19.6 is the number of midrange (10-19 foot) jumpers that Devin Booker, Chris Paul, and Kevin Durant average per game. For reference, only the Atlanta Hawks shoot more jumpers from those areas as a team.
All three are elite marksmen from those distances (Durant is shooting nearly 60%, a ludicrous figure — a Durant middy is about as good as a Shai Gilgeous-Alexander layup!), and it’s a shot that holds increasing value in the playoffs.
If you miss the steady avalanche of midranges from the 90s and 2000s, you’re about to be in heaven.
It’s fair to say we’ve never seen this collection of midrange shooting talent in the modern NBA. Defenses today try to give up midrange jumpers to clamp down on threes and layups instead, so it’ll be hilarious watching playoff teams contort themselves and fight years of muscle memory to try and get Durant and Booker out of their spots (to say nothing of Paul and fellow midrange maestro TJ Warren!).
The Denver Nuggets have boasted the sixth-best defensive rating in the NBA since the year started, allowing just 111.9 points per 100 possessions. Combine that with their fourth-ranked offense in that period, and we have half a season of the Nuggets looking like both an unstoppable offense and a shutdown defense. What spurs that?
Say it with me, folks: opponent three-point shooting. Foes have shot just 32.3% from deep against the Nuggets in that stretch, the lowest mark in the league. Denver has a few talented perimeter defenders, but generally speaking, opponent three-point shooting heavily depends on luck. In fact, Denver surrendered the fifth-highest opponent three-point percentage from the start of the season to New Year’s Eve (37.4%)!
This doesn’t mean the Nuggets will suddenly surrender an avalanche of treys in the playoffs, but it does suggest that not all of their defensive improvement is sustainable.
Denver’s offense should be bulletproof, however, so if the Nuggets can simply be a solid defense, they’ll be heavy favorites to at least make the conference championship.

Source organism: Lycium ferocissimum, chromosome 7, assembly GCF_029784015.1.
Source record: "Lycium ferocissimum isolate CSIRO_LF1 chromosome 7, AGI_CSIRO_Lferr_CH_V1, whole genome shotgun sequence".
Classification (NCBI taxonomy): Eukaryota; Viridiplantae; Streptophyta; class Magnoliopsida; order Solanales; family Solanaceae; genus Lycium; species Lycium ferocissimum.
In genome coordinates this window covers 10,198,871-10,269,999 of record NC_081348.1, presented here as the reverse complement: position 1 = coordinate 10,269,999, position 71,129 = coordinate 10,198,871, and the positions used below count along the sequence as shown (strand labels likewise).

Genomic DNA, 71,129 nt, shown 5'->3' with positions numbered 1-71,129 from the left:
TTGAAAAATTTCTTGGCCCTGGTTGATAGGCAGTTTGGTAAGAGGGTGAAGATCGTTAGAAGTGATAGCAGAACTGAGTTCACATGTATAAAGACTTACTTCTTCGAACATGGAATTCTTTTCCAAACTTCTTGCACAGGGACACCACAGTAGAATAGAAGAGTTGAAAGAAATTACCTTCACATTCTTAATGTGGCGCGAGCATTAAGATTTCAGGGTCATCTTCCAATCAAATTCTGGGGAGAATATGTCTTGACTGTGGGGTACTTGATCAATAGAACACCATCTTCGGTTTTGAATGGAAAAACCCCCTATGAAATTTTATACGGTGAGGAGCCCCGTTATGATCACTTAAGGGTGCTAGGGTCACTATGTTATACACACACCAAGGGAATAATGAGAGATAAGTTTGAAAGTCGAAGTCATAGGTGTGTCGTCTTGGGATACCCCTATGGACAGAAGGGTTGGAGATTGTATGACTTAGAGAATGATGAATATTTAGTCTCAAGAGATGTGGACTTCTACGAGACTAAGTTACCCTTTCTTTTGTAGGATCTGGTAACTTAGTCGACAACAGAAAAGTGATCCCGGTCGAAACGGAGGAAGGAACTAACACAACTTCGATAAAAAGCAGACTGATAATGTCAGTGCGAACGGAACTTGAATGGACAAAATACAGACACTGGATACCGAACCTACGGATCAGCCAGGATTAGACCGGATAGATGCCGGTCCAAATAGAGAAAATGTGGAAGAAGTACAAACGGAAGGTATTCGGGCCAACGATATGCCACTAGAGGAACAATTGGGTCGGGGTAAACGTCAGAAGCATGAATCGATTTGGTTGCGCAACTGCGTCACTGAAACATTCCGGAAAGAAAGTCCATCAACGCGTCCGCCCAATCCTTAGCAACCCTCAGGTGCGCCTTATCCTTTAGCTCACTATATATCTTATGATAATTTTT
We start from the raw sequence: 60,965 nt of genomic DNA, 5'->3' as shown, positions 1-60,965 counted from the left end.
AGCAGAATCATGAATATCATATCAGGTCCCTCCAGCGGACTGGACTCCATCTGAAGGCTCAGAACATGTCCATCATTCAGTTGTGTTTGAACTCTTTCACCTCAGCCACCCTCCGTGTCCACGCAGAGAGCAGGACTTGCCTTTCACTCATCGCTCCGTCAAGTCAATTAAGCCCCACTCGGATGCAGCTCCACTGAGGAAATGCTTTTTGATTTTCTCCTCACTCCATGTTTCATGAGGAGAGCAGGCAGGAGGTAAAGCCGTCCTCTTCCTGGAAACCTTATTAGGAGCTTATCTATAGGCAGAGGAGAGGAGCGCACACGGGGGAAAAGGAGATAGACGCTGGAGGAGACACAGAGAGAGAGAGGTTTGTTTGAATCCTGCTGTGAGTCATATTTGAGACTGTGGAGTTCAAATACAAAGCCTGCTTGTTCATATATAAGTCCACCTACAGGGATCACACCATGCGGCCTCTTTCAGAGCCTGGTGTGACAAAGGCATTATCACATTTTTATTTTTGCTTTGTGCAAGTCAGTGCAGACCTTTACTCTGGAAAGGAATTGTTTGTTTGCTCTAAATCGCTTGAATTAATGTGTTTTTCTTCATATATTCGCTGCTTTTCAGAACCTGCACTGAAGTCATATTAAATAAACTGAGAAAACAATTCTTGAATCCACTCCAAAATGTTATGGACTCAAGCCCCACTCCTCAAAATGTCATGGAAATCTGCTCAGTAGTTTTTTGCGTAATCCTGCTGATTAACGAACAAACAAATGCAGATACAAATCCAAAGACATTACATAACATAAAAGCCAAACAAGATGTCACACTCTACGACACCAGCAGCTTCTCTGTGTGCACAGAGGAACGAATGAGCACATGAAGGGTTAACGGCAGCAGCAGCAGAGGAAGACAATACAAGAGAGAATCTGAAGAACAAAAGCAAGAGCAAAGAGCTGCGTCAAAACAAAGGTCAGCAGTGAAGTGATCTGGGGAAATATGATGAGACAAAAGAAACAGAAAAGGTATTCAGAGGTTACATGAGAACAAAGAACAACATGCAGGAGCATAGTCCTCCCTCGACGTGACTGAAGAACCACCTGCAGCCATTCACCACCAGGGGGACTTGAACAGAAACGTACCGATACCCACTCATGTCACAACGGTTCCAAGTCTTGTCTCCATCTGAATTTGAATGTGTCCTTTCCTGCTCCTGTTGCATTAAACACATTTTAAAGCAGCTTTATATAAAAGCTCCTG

A similar Knicks squad averaged just 46.9 forays per game last season (despite a half-season of RJ Barrett thinking he was a rim-seeking missile and flinging himself at the hoop with since-forgotten ferocity). The impact Jalen Brunson and his fancy footwork have had on this offense cannot be overstated, and the recent addition of Josh Hart should only help this number.
When was the last time we saw a Knicks point guard who could consistently do this?
The way Brunson uses his pick-and-roll partner’s defender (Corey Kispert, in this case) like a pulling offensive lineman, blocking would-be helpers, is delicious.
It’s weird to see an offense-first Knicks team, but Thibs’ belated rotation changes and Brunson’s steady play have created a bonafide offensive engine. They’ve been even stronger of late on that end, too. Now if they could just figure out the defensive side (18th in the league since the New Year), the Knicks might be ready to make some trouble.
Center Jakob Poetltl has been a cumulative +29 in his three games back with the Raptors, in which Toronto lost to mediocre Utah, won a tight one against desultory Detroit, and beat the feisty-but-overmatched Magic. Of course, individual +/- numbers in small samples are silly to analyze, but they do indicate that Poeltl is positively impacting a previously moribund squad.
I wasn’t a big believer in the trade for Poeltl, and a 2-1 record against three teams with a losing record doesn’t sway me. But Toronto still is in the hunt for a playoff spot, and Poeltl undoubtedly fills a gaping hole. The big man looks re-energized, swatting nine shots in the previous two games, as many as he had in his last 11 games with the Spurs combined.
Jakob even showed off his touch with a season-high 30 points against the Magic by making 15 of 17 attempts. These weren’t just putbacks and dunks, either. Poeltl had several legitimate post-ups that resulted in buckets, and he showed strong decisiveness on the short roll:
Poeltl had moments in San Antonio — a clever pass here, a silky floater there — but was rarely featured enough for me to judge his true offensive ceiling. Toronto is banking on it being more than a flash in the pan.
The Raptors’ half-court offense is horrendous (fourth-worst in the league), and even though a post-up is rarely an efficient play in the long run, it does give the Raptors an escape hatch when their offense inevitably starts sinking.
Most of the trade analysis around Poeltl focused on his potential defensive impact for the Raptors, but few expected him to make an offensive difference. He rarely touched the ball in his first two games with the Raps before his explosion against the Magic, but given Toronto’s struggles putting the ball in the bucket, I’ll be watching closely to see if coach Nick Nurse starts funneling the ball to Poeltl more often.
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